On January 12, 2016, President Obama held his final State of the Union speech. In this speech he committed the United States to a “cancer moonshot.” Click here to view an excerpt of that part of the speech from CNN.
He closed this part with a powerful and moving statement:
For the loved ones we’ve all lost, for the family we can still save, let’s make America the country that cures cancer once and for all.
The “moonshot” is, of course, a reference to the historic speech that President John F. Kennedy gave on May 25, 1961 before a joint session of Congress that set the US on a course to land on the moon. A little over eight years later, on July 20, 1969, Neil Armstrong and Edwin “Buzz” Aldrin spent about three hours walking around the moon.
This is such a famous part of American history – every elementary student is taught this story – that President Obama didn’t even need to explain a Cancer Moonshot for everyone to understand the reference.
I thought it might be fun and informative to look back to the early 1960s and to what President Kennedy said and see what parallels we can draw to today. Here is an excerpt from that famous speech:
One big difference between then and now is that a large part of what was driving the country at that time was the cold war and the race to beat the Russians who launched Sputnik in 1957. Thankfully, the cold war is over and the US and Russia are even talking again about working together on a mission to explore Venus.
There are similarities though. President Kennedy closed his 1961 speech with this:
New objectives and new money cannot solve these problems. They could in fact, aggravate them further–unless every scientist, every engineer, every serviceman, every technician, contractor, and civil servant gives his personal pledge that this nation will move forward, with the full speed of freedom, in the exciting adventure of space.
I think he is talking about focus, coordination and collaboration. The same kind of focus, coordination and collaboration that will be needed for success with a Cancer Moonshot. Except a Cancer Moonshot requires even more of all of these. There was one moon, there are many cancers. There was one NASA, there are many cancer research institutes, centers, hospitals, and universities. There was one country of researchers planning the moon launch, there are many countries with researchers working on cancer. The needs for focus, coordination and collaboration are exponential to those of the 1960s lunar missions.
While I am not an expert on cancer research, working at Plum Analytics has taught me a few things that are relevant to the topic of collaboration.
Sharing research data, or being required to share research data is not a new idea. Many journals and funders mandate data sharing, although there can be lots of exceptions to those mandates.
However, since Vice-President Joe Biden has been given “mission control” over the Cancer Moonshot project, the topic of open data has become hot. Biden said:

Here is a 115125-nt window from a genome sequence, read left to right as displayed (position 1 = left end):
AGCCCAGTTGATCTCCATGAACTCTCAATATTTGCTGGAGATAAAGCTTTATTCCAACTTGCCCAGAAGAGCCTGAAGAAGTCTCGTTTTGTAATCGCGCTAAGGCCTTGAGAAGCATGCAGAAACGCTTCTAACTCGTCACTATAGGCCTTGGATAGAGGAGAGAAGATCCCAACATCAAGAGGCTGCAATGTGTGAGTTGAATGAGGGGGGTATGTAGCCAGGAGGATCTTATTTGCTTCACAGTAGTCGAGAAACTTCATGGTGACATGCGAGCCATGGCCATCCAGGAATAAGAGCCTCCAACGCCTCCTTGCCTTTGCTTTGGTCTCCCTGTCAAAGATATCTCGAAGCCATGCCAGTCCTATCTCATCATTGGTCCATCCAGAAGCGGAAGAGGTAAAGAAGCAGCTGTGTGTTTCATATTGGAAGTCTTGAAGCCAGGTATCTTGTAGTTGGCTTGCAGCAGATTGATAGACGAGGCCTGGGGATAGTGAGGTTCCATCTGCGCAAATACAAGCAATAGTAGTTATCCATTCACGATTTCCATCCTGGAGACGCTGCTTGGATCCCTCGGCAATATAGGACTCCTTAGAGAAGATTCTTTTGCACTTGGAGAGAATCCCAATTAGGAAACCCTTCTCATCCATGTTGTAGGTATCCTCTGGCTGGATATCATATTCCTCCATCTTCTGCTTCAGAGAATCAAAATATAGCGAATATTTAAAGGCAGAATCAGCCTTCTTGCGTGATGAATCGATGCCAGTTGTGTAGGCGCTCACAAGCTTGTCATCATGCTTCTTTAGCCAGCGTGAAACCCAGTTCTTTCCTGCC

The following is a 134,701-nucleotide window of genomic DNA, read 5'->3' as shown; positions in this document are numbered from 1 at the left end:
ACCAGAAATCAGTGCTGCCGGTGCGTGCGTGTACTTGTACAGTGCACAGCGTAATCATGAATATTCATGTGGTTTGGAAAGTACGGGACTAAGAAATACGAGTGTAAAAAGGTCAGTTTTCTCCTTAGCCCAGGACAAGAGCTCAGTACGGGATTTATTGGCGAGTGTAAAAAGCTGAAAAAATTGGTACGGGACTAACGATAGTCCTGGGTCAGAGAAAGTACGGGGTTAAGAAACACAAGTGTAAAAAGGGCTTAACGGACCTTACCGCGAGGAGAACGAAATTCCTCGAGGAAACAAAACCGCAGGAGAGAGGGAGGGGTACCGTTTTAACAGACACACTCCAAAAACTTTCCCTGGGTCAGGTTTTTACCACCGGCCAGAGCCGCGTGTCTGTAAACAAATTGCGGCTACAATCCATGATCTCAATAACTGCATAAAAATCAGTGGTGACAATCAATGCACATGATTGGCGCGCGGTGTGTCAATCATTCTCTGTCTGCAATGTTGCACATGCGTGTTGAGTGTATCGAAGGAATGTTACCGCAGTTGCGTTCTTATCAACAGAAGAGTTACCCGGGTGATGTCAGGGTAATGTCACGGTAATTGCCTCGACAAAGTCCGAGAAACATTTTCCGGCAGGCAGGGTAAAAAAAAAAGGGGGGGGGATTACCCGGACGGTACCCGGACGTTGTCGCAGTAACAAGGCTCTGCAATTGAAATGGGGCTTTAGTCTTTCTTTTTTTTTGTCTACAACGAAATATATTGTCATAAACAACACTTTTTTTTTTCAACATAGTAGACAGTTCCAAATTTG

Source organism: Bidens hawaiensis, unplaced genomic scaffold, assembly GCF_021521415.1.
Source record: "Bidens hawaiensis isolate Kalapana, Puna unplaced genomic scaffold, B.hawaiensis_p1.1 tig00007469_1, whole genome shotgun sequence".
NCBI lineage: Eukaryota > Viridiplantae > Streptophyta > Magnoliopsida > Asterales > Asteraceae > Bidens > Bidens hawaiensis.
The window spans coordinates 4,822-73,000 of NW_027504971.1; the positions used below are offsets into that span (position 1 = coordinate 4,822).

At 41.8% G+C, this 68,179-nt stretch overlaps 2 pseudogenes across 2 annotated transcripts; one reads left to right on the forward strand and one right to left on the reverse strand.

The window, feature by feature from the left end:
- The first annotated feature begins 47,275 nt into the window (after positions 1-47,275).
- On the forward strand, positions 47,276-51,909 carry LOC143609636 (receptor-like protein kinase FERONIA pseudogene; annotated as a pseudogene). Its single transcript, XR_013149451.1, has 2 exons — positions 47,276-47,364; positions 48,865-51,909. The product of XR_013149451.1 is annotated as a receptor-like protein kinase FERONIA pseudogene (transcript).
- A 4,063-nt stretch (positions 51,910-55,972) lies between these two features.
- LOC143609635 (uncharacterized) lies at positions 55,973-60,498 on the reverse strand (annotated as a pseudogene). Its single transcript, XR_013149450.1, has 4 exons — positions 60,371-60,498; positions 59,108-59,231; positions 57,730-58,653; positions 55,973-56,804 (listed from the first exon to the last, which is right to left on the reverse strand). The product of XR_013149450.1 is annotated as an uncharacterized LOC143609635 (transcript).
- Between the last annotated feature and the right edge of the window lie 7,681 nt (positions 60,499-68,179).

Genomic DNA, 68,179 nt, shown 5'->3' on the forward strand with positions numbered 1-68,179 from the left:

But the science, data, and research results are trapped in silos, preventing faster progress and greater reach to patients. It’s not just about developing game-changing treatments — it’s about delivering them to those who need them.
There is a now heated debate raging around the topic of open data. From my non-science perspective it is easy to say “just share it all already”, but I also respect the concerns of researchers around misuse, privacy, the need for originality, etc. These are summed up very well in a recent Politico story.
It is not the purpose of this blog to debate the pros and cons of open data. However, it is the purpose to say that to achieve the collaboration needed to accomplish the Cancer Moonshot we will need tools to help share the data and understand this sharing.
There are many data repositories for scientific data. A lot of these are discipline specific.
The Open Access Directory maintains a very comprehensive list. The publisher Nature also maintains a list of repositories they recommend. Again, most of these are discipline specific, but two of them are what they call generalist repositories, Dryad and figshare.
Dryad is a nonprofit membership organization with a mission to provide the infrastructure for, and promote the re-use of, data underlying the scholarly literature.
figshare is company that wants to help academic institutions store, share and manage all of their research outputs.
Given researchers’ fears of letting their data out into the wild, it is important that they have the ability to understand what is happening to it once it leaves their hands and goes into a repository.
They need a picture of the metrics so they are not operating in the dark with unanswered questions about their data.
- Did anyone download it? Did a lot of people download it?
- Is it shared on social media?
- Are people discussing it on blog posts?
- Are they saving it in reference management software, thus, indicating possible future citations?
Seeing these metrics in aggregate gives researchers an important broad picture of what is happening with their data. By digging into the metrics and looking at what is going on with it, they can start to draw conclusions and make decisions. This is what is needed to encourage the necessary collaboration.
In future blog posts on The Cancer Moonshot I will talk about the importance of tools for other parts of research collaboration such as:
- Finding Collaboration Research Partners
- Identifying Funding Opportunities
- Winning Grants